If you want your team to perform at the top of their game then a must-read for any business owner or leader is Patrick Lencioni’s 5 Dysfunctions of a Team.

So, if any of the following statements below sound familiar then you’ll do well sitting down for 5 minutes to read this quick overview of the main points of the book.

  • My team aren’t operating like a team should
  • People are talking behind one another’s backs
  • Everyone (including me) aren’t really saying what they actually want to say
  • Why isn’t everyone on board with what we’re trying to do?
  • Why is it always me who has to deal with team issues? Can’t they sort it out themselves?

If any of the above resonates with you then read on because for a team to become effective it must overcome these 5 Dysfunctions:


Members of effective teams trust each other at an emotional level and are comfortable sharing fears, weaknesses and behaviours.

The foundation of teamwork is all about vulnerability-based trust.

Great team members will say things like “I don’t know the answer”, “I need help”, “I think I messed this up”, “You are better at this than I am, can you teach me?” or “I’m sorry”. When we can be that open on a team, it massively changes the dynamics of how the team works.

If you’re not convinced by this, try looking at it from the other way. Have you ever been on a team where a team member (and I include the leader of the team in this) won’t demonstrate any vulnerability? – they know it all, they don’t acknowledge their weaknesses, they never ask for help, they never accept responsibility for stuff when it goes wrong? Pretty horrible isn’t it…and totally unproductive!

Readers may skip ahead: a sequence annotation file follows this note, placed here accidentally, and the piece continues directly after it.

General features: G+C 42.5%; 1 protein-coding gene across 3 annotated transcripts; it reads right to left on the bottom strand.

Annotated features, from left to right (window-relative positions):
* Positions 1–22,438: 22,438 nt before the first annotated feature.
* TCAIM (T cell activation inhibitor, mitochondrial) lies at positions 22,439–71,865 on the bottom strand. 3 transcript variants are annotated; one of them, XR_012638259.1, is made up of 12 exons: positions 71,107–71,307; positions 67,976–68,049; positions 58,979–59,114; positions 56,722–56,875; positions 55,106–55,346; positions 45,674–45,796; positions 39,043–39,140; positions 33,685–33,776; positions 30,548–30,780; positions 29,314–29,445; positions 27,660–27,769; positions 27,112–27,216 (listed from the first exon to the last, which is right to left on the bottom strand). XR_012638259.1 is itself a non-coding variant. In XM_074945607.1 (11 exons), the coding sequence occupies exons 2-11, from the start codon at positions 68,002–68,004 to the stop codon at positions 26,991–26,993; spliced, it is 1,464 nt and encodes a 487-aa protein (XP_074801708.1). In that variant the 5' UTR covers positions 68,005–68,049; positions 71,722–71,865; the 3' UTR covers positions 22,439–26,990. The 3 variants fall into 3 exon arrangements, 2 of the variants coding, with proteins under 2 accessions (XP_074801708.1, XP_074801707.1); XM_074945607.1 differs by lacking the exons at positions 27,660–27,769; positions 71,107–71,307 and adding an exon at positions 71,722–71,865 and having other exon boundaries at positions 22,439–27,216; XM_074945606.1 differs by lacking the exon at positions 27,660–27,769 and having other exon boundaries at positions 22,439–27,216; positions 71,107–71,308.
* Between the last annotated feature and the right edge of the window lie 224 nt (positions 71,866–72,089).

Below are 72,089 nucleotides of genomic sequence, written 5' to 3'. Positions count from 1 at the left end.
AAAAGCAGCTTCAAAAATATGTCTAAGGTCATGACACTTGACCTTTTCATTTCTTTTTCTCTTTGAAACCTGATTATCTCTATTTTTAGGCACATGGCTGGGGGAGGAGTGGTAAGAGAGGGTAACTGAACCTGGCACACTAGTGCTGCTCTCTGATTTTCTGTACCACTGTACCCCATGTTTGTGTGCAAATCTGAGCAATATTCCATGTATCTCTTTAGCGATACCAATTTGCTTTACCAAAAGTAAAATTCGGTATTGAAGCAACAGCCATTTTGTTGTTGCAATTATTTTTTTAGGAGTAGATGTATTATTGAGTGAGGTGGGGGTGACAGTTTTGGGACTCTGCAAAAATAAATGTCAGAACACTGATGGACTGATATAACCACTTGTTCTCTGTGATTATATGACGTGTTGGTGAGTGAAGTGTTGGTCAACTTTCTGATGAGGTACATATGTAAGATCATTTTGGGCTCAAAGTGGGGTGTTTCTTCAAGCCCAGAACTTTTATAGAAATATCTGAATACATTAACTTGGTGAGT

The very best way of encouraging trust at this level is for the leader to demonstrate his or her vulnerability, thereby giving permission for others to reciprocate. But what about those people who say “don’t let them see you sweat?” Well, the truth is, you can’t really hide it. They know you’re sweating before you do! And so the best leaders are the ones who are honest about their faults. They’re human! They know who they are and they are comfortable in their own skin. That’s what breeds trust in an individual…and in a team.


With trust team members can argue passionately and disagree, question and challenge each other for the good of the organisation.

To engage in productive conflict requires trust, otherwise it becomes about politics and manipulation. It gets messy very quickly and ultimately leads to the team imploding. Because we trust each other, conflict becomes about getting to the truth of the matter or the best possible solution as we engage in passionate debate around issues.

So it’s important to know that people on your team are not holding back. That they’re not calculating the cost of disagreeing. If there’s something important to say, it gets said. Think of a strong marriage in a family context. You don’t hold back in disagreeing with your spouse if you genuinely believe that there is a better way forward do you? You both know that your views are ultimately coming from a good place and that at the heart of it, you trust each other and there’s no point-scoring at play.

But businesses tend not to create the environment for healthy, open conflict. Why? For fear of upsetting people! And what happens then? People start to engage in private, more discreet and destructive conflict. When we think we are preserving a relationship by not disagreeing we are actually dooming that relationship to failure in a hurtful way later.

Jack Welch, hailed as CEO of The Century, created a culture where candor was one of the key values in his company GE. It’s one of the things he claims helped GE become one of the most successful companies in the world. There’s no point in saying one thing and thinking another. Say it with positive intent and from a position of trust and get to the better outcome and move on. We owe it to each other to disagree.


Teams that handle conflict well find it easier to get buy-in even when there was initial disagreement. Team members are confident that every option has been explored.

When people don’t weigh in on a subject….they don’t buy in to the decision! As a leader of people it’s important to encourage people to express their opinion because the more they contribute to the discussion and feel they’ve shaped the outcome, the more they’ll feel commitment to making things happen afterwards.